“I would venture to say we’re one of the hardest-hit industries because we have had to shut obviously in most regions, and our revenue is down 96 per cent so we don’t have the option of curbside pickup as you can imagine,” explained Nuria Bronfman, the executive director of the Movie Theatre Association of Canada.
“We don’t have the ability to produce any kind of revenue when we’re shut and yet we continue to have to pay certain fixed costs.”
Ontario theatres will be permitted to reopen in Step 3 of the provincial reopening plan, which could be put in place by the end of July.
With a summer of blockbusters in the pipe, including Top Gun and the ninth installment of the Fast and the Furious franchise, theatre owners are concerned they’ll miss out if the province doesn’t reconsider guidelines in its reopening plan.
“It’s frustrating and disappointing because we’re the first industry to close, the last to open in this province and we have had zero cases of virus transmission in our theatres not only in Canada but around the world,” added Bronfman who also stated the industry has conducted several peer-reviewed third-party studies.
Quebec theatres have been open since February, and B.C. and Alberta have recently announced theatres can reopen on June 15, so long as case counts continue to decline and the number of people vaccinate continues to climb.
“It’s a mystery to us, and we have asked that they make their decisions based on data, data-driven decisions. That’s all we’re asking for and we’ve provided the data for them,” said Bronfman.
The screens at drive-in theatres remained blackened, even though they were allowed to reopen at the same time as other outdoor activities including golf, splash-pads, and parks.
“I’m not convinced that there’s any science behind why the drive-ins aren’t open. I just think it’s a complete guess,” explained Brian Allen, the owner of Premier Theatres.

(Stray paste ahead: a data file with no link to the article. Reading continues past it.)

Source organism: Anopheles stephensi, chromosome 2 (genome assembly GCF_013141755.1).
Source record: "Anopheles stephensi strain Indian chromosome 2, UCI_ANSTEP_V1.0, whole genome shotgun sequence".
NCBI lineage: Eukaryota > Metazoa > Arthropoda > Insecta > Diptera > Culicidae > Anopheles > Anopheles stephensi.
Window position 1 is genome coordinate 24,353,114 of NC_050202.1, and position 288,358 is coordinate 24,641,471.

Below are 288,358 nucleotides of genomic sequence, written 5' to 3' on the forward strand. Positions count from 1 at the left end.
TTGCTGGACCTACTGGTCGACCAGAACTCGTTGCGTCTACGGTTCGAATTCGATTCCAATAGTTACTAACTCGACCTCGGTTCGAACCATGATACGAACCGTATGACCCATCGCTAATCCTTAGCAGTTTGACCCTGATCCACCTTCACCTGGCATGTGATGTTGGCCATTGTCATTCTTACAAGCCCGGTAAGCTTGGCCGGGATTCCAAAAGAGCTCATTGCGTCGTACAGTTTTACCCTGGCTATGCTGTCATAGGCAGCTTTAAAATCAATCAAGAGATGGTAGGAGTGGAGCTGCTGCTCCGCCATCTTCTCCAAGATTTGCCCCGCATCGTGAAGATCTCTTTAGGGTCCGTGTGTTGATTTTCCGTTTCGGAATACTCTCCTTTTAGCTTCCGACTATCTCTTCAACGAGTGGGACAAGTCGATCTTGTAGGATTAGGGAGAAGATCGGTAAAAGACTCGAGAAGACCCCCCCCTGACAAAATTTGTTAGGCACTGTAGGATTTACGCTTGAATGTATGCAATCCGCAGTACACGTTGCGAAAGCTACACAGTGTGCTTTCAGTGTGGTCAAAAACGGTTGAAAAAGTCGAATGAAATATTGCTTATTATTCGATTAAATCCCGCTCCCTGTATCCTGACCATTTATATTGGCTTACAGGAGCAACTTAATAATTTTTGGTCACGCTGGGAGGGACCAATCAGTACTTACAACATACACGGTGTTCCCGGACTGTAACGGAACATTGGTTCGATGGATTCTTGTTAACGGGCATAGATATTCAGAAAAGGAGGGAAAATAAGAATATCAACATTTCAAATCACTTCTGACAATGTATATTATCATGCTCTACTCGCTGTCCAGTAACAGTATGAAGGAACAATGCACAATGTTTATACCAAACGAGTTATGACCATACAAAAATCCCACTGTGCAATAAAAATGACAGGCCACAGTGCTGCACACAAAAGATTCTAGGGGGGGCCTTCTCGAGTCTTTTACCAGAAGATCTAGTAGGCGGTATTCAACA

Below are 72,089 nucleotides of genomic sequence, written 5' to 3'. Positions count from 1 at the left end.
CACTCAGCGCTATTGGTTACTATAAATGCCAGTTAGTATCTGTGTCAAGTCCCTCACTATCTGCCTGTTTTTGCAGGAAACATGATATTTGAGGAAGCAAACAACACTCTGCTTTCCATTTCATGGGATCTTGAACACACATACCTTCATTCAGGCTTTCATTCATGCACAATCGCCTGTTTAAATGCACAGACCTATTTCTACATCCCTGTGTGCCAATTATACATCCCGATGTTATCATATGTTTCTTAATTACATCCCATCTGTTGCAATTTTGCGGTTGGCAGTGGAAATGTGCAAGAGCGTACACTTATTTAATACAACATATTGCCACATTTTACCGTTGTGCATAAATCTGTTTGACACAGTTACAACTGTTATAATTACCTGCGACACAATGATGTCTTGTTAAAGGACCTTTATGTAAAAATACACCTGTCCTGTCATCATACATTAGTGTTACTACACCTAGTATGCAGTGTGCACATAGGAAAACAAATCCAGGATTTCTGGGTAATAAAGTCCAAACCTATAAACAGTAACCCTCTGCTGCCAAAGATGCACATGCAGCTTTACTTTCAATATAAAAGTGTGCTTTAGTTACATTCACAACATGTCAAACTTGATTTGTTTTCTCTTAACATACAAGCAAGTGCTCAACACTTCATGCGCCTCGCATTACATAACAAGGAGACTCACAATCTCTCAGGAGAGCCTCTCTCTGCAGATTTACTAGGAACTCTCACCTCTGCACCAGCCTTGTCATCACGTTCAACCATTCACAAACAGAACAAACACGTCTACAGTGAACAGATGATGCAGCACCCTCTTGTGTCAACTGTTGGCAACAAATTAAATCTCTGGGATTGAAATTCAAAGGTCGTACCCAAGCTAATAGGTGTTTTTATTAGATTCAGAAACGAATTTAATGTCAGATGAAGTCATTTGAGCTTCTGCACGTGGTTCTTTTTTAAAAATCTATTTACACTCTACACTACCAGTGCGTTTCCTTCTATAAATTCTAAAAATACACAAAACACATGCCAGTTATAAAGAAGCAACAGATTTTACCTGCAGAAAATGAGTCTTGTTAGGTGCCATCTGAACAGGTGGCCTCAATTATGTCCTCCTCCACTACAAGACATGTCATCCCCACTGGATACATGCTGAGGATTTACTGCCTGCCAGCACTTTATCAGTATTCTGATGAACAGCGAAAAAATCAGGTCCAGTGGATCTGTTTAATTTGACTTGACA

He owns and operates five of the provinces drive-ins, and said he’s lost nearly $1 million in revenue across all the properties so far this year. The soonest he could reopen would be in Stage 1, which depending on vaccination rates and case counts, could begin in the middle of June.
Allen said he’s reduced capacity at his drive-ins to just 45 per cent, set up online ticketing and concession ordering, so that no one has to step out of their cars. He’s even gone as far as to close playgrounds and supervise areas like washrooms where people could mingle in an effort to reduce potential virus transmission.
“We’re really taking it very seriously, and yet we’re not, sort of, getting anywhere. The worst part of it is the government recognized the safety of a drive-in, and then they decided that it is different now. How can that be?” Allen said.
“There doesn’t seem to be any point A to point B thought process going on here.”
In a statement to Global News, Ontario government officials said the province must “remain conscious of the continued threat the virus poses,” adding that the reopening plan must be “slow and cautious.”
“The government will continue to work with stakeholders on their reopening plans, including targeted guidance and measures for specific sectors to ensure that they have full awareness of when they can begin to safely re-open and how. Drive-in cinemas are permitted to open in step one,” wrote Dakota Brasier, a spokesperson for the minister of heritage, sport, tourism and culture industries.
She added officials are working to develop specific guidelines that will apply in each step of reopening and will provide additional information in the coming days and weeks.View link »